Alex van Voorst strums his way to the heart
By MELISSA LEONG
The relationship between Alex Van Voorst and his guitar can only be defined as true love. The Dutch guitarist has spent a significant part of his life dedicated to playing the guitar and carved a successful career out of it. Thirty-three years after picking up his first guitar, Voorst finally landed on our shores on Thursday to treat Sabahan music lovers to a night of spectacular guitar-playing at Shangri-La’s Tanjung Aru Resort here. “What I love most about playing the guitar is that it allows me to play what I feel. And I am able to put emotion into my music,” he said. An expert on finger style and bottleneck guitar techniques, Voorst started off with playing the electric guitar in his earlier days but realised its complications. “I was a session musician for many years and I love the electric guitar but the problem is you need a band,” he said. “So it was in 2001 when I switched to finger styles,” said Voorst, who learned to play on his own
When he was 15, his fascination with the guitar grew and a dilemma arose. “At that time, I realised that playing the guitar was all I was good at. So I had to decide whether I wanted to focus on school or put my energy into music. The problem was that I realised that it was difficult to make a good profession out of music,” he said. But with unwavering passion and sheer determination, Voorst pursued his dream and never looked back. After 1996, he had the honour of meeting Jan Akkerman, a renowned and award-winning Dutch musician. He passed one of his CDs to Akkerman and asked if he would be so kind to listen to it so that he could advise how to improve his guitaring. A week later, Akkerman called back and asked ‘Why don’t we make an album together?’ “It was like a dream come true,” Voorst said. Having produced an album with an established and well-respected musician such as Akkerman had opened the doors for Voorst. “In Holland, there is this perception that if you record an album with someone famous, you must be very good,” he said. “I feel I have been blessed with luck in the industry so far.” Although Voorst attributed the successful beginning of his career to his meeting with Akkerman, his talent is undeniably the main reason he leaves a mark in the music industry today. He cited guitar-greats such as Chet Atkins, Tommy Emmanuel, Larry Colton and Creedence Clearwater Revival as some of his influence and favourites. Voorst recently performed five concerts in Malaysia with Sabah being his last stop before heading back to Holland where he will record his next album.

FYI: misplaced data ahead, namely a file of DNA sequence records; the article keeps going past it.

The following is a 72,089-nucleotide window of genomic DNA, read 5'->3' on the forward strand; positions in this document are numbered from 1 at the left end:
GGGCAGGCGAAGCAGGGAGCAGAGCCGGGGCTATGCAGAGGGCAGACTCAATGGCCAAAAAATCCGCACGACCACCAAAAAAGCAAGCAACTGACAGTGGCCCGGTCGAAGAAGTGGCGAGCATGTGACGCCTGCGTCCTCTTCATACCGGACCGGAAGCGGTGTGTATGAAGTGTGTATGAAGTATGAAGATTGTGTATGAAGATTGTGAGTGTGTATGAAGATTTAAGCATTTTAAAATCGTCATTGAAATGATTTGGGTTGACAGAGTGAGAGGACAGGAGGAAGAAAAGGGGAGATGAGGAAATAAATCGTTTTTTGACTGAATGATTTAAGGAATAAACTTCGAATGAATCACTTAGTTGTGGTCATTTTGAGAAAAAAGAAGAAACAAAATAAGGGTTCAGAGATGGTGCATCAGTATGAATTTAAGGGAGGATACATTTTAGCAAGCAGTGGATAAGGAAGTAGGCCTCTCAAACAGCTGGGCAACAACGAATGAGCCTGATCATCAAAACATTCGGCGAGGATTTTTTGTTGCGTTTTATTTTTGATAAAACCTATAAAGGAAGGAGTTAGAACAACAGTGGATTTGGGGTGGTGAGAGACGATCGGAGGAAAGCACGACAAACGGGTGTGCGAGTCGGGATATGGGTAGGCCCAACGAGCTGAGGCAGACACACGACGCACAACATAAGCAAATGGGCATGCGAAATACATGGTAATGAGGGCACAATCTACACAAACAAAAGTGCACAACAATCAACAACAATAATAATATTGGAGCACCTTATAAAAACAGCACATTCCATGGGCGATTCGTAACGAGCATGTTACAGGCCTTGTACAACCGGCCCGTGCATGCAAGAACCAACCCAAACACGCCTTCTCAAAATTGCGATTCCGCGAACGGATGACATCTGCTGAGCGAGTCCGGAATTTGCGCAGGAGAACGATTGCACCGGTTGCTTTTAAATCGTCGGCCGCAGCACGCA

He added that playing in Malaysia has been a wonderful experience than many other places he has been to. “For one, the crowd is more enthusiastic than the Europeans and I find that great. In fact, when I played in Auditorium DBKL recently, I played an extra half hour because the crowd just kept cheering me on” he said. “When I play, I try to make a connection with the crowd. I try to say something and inspire them and always aim to give my best in every performance,” he added. Voorst’s advice to budding musicians? Play with your heart. “If you play without dedication and emotion, the music loses its strength. You must believe in you own music and it doesn’t matter if other people don’t like it,” he said. Those who attended the concert were given a special treat when Roger Wang, Sabah’s own guitar maestro, joined Voorst on stage. The duo entertained the crowd with classic favourites and original pieces as well as an impromptu ‘jamming’ session, which proved that the pair were true-blue musicians. Earlier in the day, Voorst conducted a guitar workshop along with Jeffrey Yong of the Guitar Institute of Malaysia (GIM) at the same venue. Yong, a guitar player for more than 10 years, presented a talk on modern and traditional guitar making to some 50 guitar enthusiasts. The concert and workshop was jointly organised by the Royal Embassy of Netherlands, National Arts Academy, GIM Music & Instruments Corporation and RAM Production Sdn. Bhd.